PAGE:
Terms and Conditions May Apply

St Werburgh's

Seen on the rear wall of St Werburgh’s, Dublin. The church was built to the design of Thomas Burgh around 1715 but extensively refurbished after a fire less than forty years later. As can be seen, this elegantly composed notice dates from June 1728 and carries a full list of charges for the services on offer, along with their respective fees. Note how non-parishioners were charged considerably more, so for example muffled bells cost a parishioner £1 and a shilling while a ‘foreigner’ had to pay an additional six shillings. And for the former burial within the church’s vault was almost half the price it was for the latter. Conclusion: one way or another in the 18th century you paid your dues at St Werburgh’s.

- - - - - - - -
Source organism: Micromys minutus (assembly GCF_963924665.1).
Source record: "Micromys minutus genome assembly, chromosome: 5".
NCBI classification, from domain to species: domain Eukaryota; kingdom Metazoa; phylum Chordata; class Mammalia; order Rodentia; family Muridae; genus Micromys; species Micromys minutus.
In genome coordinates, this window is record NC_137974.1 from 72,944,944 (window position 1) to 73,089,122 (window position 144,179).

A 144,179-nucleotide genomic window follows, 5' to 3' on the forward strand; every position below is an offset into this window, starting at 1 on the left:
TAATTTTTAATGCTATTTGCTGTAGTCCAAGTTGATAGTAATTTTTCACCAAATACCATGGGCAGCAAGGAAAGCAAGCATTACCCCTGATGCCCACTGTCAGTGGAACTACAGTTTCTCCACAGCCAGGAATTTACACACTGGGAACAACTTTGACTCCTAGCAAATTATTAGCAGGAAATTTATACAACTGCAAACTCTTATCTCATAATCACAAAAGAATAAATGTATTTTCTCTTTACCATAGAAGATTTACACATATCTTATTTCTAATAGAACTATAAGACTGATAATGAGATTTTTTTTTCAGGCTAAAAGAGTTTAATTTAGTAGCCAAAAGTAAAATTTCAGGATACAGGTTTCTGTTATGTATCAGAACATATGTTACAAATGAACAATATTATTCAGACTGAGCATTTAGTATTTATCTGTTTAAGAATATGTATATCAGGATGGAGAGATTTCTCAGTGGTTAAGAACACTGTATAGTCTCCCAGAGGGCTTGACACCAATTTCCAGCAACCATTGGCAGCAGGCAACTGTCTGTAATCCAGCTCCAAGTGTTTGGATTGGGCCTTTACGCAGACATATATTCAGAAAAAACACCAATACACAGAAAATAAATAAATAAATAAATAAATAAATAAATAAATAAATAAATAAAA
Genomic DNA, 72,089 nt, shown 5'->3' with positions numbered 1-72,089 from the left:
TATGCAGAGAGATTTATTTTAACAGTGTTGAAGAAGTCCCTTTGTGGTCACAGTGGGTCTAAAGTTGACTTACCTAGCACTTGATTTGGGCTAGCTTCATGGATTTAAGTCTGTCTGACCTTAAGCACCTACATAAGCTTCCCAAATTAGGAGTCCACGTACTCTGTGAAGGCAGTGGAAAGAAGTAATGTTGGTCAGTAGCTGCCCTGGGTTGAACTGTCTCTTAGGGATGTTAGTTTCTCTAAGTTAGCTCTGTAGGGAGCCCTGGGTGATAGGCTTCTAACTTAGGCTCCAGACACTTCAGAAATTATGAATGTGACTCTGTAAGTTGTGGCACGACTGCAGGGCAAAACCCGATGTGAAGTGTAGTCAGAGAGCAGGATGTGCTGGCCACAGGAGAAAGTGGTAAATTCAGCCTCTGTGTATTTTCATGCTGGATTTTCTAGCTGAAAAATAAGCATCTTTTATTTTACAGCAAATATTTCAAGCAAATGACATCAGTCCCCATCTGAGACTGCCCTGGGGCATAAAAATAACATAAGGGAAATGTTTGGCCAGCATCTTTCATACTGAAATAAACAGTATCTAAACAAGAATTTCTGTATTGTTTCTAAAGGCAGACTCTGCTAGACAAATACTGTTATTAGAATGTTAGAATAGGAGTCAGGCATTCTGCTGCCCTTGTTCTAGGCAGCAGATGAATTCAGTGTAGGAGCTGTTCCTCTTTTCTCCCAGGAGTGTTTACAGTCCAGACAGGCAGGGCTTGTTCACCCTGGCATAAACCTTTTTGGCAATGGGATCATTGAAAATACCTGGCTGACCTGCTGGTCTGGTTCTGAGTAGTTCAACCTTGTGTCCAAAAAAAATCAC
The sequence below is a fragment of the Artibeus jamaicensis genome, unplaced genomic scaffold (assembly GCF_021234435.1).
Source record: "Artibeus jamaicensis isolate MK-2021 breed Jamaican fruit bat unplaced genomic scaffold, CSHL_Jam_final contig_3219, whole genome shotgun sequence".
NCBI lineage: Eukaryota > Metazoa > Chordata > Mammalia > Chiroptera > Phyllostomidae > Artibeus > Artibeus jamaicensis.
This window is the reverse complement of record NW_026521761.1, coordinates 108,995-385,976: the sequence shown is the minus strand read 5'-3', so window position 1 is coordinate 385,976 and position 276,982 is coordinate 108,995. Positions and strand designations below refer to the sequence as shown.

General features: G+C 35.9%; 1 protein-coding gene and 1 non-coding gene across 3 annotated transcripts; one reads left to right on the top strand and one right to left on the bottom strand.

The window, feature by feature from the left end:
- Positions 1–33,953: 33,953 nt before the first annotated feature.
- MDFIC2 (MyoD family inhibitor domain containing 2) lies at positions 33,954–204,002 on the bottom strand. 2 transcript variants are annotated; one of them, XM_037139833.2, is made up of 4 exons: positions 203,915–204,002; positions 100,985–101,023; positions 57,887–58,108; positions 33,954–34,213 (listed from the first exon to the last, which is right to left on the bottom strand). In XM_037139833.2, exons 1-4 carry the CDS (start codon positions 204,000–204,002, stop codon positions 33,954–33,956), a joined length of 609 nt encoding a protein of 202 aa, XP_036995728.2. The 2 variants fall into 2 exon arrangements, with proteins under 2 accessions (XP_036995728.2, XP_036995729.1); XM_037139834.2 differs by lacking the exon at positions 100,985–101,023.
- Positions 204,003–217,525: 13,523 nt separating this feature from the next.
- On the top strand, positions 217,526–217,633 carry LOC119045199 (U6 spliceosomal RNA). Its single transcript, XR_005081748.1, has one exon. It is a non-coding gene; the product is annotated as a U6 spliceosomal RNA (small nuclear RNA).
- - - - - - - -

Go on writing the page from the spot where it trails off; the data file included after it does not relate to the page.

More on St Werburgh’s in the coming weeks.

9 comments on “Terms and Conditions May Apply

  1. Tomom Gowans says:

    A tradition continued to this day in every British Embassy. They’ll be charging us an entrance fee before long.

  2. Lawrie Weed says:

    LOVED THE BILL OF FARE FOR CHURCH — KIND OF LIKE THE AIRLINES TODAY. BEST LAWRIE

  3. Tom says:

    A tradition carried on to this day in every British Embassy worldwide. Pretty soon, they’ll be charging us just to get in.

  4. Lawrie Weed says:

    What does MUFFLED or is it Mussiled mean – third column in bold black ?

  5. Being too loud is entirely alien to all our (hushed) natures…

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